“Eldarion!” Gimli shouted again, listening hard as the echoes faded, unanswered. He sighed, and the two friends continued trudging on in the darkness of the maze-like tunnels. They pressed close upon the companions, and Gimli worried in the corner of his mind unoccupied with fear for the boy how the elf was doing. Legolas seemed to be in control, but Gimli knew from long experience with the elf that it could very well be just an elaborate act. In the darkness, he could not see his friend’s expressions to puzzle out his mood. But the dwarf also knew that no matter what he said, the elf would never acquiesce to leaving Gimli to search on his own while he fled to the comfort and safety of the open air.
“We should split up,” Legolas repeated insistently, breaking into the dwarf’s thoughts.
Gimli shook his head stubbornly, as he had the past five times the elf had suggested it. “As I have now said enough times to have pounded it into even your flighty skull, Master Elf, that would create more problems than solve.”
“We could cover more ground faster.”
“Ay,” Gimli agreed with a snort, “and then when one of us found the lad, he would have to try to find the other, lost somewhere in these confounding tunnels.” The dwarf was getting fed up; he was impressed that Legolas would have the courage to wander alone through the dark warren, even for Eldarion, but that it was a brave
idea did not necessarily mean it was a good
idea. “That would waste even more time, and if we wonder in opposite directions…”
He did not want to frighten his friend, but he had to somehow convince Legolas of the dangers inherent in separating. If that meant the he had to scare him a little, he did not like it, but he would do it. “Besides,” he said quickly, not wanting his friend to dwell on his last comment, even if it had been necessary, “Eldarion may be difficult to reach, and it could well require the both of us to extricate him.”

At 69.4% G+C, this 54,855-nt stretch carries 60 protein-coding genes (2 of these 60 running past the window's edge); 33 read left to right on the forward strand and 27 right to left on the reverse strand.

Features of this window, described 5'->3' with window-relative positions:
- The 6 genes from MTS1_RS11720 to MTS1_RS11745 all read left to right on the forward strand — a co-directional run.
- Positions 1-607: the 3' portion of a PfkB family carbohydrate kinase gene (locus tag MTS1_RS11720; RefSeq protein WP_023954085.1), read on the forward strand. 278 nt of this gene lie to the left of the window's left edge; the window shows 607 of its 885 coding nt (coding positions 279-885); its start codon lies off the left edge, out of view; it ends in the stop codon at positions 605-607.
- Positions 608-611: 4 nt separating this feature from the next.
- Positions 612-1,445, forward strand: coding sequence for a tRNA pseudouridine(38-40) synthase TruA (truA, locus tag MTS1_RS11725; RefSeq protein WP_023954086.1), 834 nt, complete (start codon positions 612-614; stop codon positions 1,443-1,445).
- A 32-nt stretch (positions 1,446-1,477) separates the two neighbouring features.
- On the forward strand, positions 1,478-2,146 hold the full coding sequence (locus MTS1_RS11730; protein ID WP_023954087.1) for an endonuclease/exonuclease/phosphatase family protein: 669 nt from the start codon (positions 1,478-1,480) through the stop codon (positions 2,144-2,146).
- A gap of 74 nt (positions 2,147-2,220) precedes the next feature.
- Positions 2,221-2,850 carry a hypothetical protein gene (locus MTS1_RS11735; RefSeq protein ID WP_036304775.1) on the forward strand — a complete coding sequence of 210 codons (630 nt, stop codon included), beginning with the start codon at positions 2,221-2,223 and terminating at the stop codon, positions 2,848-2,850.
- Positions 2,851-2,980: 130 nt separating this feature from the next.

He heard Legolas sigh with frustration behind him, and grinned. “And where has the legendary patience of the elves gone?” he teased his friend, trying to keep their spirits up in the darkness.
“It has been smothered by this rock,” Legolas snapped back.
Gimli fell silent, and the proceeded down the confining tunnel without words. He had wanted only to lighten their spirits, not draw a shadow upon his friend by reminding the elf of how difficult it was to be down here.
“I am sorry,” Legolas apologized after a space. “I did not mean to be so harsh. The cave…presses on me; I did not speak falsely, it truly has sapped my patience.”
“I know,” Gimli replied softly. “I am sorry to have made light of it.”
“Then as we are both most sorry creatures indeed, perhaps we could put it from our minds,” Legolas suggested with a much lighter tone of voice.
Gimli smiled slightly. “Perhaps even elves can occasionally show wisdom,” he admitted.
“And perhaps even dwarves can occasionally recognize it.”
Gimli grinned; he had succeeded in spite of himself in cheering his friend, it seemed. Pleased with himself, the dwarf continued forward with a slightly faster step. As long as they could find Eldarion soon—he forced himself to continue ignoring his worry for the young prince; if he thought about his fears, he would loose the concentration and calmness so necessary to his endeavor—they would be all right.